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Students, universities rally to fight financial aid cuts

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Chancellor Paula Allen-Meares and Gov. Pat Quinn
Chancellor Paula Allen-Meares and Gov. Pat Quinn speak at Tuesday’s town hall meeting on financial aid.

Photo: Kathryn Marchetti

Sara Agate decided she wanted to be a doctor after watching her father recover from a serious car accident in 2004.

As a sophomore at UIC, she’s worked hard to excel through the Hispanic Center of Excellence in Medicine Scholars Program.

But now she isn’t sure what her future will hold. To stay in school, she relies on a state financial aid program that could be cut next semester.

“Dedication, motivation and education create opportunities,” Agate said. “Without the Monetary Award Program, our future as students is in jeopardy. We hope that you will not forget us.”

Agate was one of several students who spoke at a town hall meeting hosted by Gov. Pat Quinn Tuesday afternoon in Student Center West.

Students and administrators from colleges and universities across the state gathered at UIC to support the restoration of funding for the Monetary Award Program.

“It’s important that we invest in students here and across Illinois,” Quinn said. “You are our future.”

Based on the current state budget, undergraduate students won’t receive their Monetary Award Program grants for the spring semester — cutting each student’s aid by as much as $2,500. The Illinois Student Assistance Commission, which administers the grant, said state funding for the program was cut in half.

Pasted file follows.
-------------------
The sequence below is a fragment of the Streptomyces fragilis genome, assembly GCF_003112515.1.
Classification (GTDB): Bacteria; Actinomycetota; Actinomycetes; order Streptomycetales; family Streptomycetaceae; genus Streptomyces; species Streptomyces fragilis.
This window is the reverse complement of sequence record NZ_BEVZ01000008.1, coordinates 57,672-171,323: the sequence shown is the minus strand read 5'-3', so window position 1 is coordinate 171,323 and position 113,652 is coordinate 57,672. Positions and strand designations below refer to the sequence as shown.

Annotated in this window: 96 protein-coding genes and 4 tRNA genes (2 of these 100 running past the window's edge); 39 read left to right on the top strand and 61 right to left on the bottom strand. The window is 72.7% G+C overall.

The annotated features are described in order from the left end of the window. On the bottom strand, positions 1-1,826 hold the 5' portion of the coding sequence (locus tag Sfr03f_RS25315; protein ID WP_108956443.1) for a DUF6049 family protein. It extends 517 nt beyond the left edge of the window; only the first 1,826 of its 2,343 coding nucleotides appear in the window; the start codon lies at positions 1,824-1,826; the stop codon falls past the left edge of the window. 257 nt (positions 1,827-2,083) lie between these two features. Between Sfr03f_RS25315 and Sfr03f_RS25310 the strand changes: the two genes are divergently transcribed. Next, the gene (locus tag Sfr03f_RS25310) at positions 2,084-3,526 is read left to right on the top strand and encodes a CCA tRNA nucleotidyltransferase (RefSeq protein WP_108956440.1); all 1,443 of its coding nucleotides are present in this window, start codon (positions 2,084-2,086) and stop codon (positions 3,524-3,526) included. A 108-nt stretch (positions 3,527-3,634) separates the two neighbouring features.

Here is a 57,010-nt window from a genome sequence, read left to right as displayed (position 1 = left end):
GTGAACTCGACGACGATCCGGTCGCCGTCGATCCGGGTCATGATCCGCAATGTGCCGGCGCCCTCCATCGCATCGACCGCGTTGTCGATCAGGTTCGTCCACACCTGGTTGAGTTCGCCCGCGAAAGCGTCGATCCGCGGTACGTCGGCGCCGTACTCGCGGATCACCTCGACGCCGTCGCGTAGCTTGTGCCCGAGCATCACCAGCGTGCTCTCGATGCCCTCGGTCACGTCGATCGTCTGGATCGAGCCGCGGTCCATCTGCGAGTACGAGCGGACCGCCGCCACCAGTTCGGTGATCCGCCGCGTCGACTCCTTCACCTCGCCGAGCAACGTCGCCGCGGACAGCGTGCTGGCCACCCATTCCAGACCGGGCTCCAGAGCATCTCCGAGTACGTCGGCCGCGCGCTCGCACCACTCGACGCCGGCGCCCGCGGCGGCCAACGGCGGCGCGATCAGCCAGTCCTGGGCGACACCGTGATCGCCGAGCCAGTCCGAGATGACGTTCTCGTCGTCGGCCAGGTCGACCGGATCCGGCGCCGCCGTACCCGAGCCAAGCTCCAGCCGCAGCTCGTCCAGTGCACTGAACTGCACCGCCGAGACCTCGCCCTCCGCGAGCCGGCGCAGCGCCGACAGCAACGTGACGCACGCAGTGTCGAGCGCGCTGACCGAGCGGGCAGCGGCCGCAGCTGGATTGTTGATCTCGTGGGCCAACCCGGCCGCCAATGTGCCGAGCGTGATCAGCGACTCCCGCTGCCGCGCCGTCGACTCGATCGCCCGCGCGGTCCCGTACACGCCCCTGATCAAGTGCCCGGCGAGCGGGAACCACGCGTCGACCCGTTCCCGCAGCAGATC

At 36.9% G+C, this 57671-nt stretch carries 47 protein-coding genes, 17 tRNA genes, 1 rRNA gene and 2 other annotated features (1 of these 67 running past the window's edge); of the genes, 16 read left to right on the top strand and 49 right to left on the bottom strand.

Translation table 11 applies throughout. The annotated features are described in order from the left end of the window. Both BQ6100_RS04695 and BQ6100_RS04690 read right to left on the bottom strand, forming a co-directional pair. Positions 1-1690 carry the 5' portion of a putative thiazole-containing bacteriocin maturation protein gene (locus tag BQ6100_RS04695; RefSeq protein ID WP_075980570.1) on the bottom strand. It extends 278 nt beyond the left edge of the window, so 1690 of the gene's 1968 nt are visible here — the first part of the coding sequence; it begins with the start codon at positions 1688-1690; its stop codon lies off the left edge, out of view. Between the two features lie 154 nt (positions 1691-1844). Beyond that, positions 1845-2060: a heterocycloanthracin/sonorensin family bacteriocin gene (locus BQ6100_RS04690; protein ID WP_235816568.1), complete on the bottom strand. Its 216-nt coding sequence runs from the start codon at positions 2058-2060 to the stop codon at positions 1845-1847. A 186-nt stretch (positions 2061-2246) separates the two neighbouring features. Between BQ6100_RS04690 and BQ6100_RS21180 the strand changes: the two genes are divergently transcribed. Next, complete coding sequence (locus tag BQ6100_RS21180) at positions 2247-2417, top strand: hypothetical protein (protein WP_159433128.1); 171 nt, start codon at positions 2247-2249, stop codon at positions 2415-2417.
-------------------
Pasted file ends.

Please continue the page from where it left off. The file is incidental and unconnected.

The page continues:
So far this fall, 6,050 UIC students have received about $13 million from MAP grants. Spring grants will only be awarded if more state funding becomes available.

The rally was part of a Save Illinois MAP Grants campaign launched by the Illinois Student Assistance Commission. The group is urging students, parents and educators to contact their state representative before the General Assembly’s veto session Oct. 14-16 and Oct. 28-30.

Cuts to the MAP program would mean about 138,000 students across the state will receive only half their award this year. The grants are distributed each year to students who display the most financial need based on calculations from the Free Application for Federal Student Aid.

The state legislature must find long- and short-term solutions to funding higher education, Quinn said. He proposed using revenue generated from income taxes, cigarette taxes and closed loopholes in the state tax code.

“We must work together to solve a problem that must be solved right now, this year, and for years to come,” Quinn said.

Higher education is “the fuel that drives the economic engine of the state,” Chancellor Paula Allen-Meares told the crowd that filled the second-floor meeting rooms, most of them students.

“The state of Illinois cannot afford to disinvest in higher education,” Allen-Meares said. “Without a fully funded program, thousands of students across Illinois will have their education interrupted or will be forced to incur additional debt.”

UIC students presented Gov. Quinn with a petition signed by 1,400 undergraduates in support of restoring funding for the grant.

Agate read and presented the governor a plaque of the UIC Senate resolution passed Thursday on MAP grant funding.

“Loss of the MAP program will seriously jeopardize the ability of these deserving Illinois students to pursue and complete their education due to their inability to enroll for the spring 2010 semester,” the resolution states.

“The UIC Senate calls upon Gov. Quinn and his legislative colleagues to better serve the deserving students of Illinois and their families by fully restoring funding to ISAC for the spring 2010 and thereafter.”

Quinn urged students to contact their state legislators about the importance of financial aid.

“I know the power of citizens banding together,” he said. “Help is on the way. We’re going to win this battle.”

UIC’s Undergraduate Student Government is organizing a student lobby day Oct. 15 for students to speak with legislators in Springfield.


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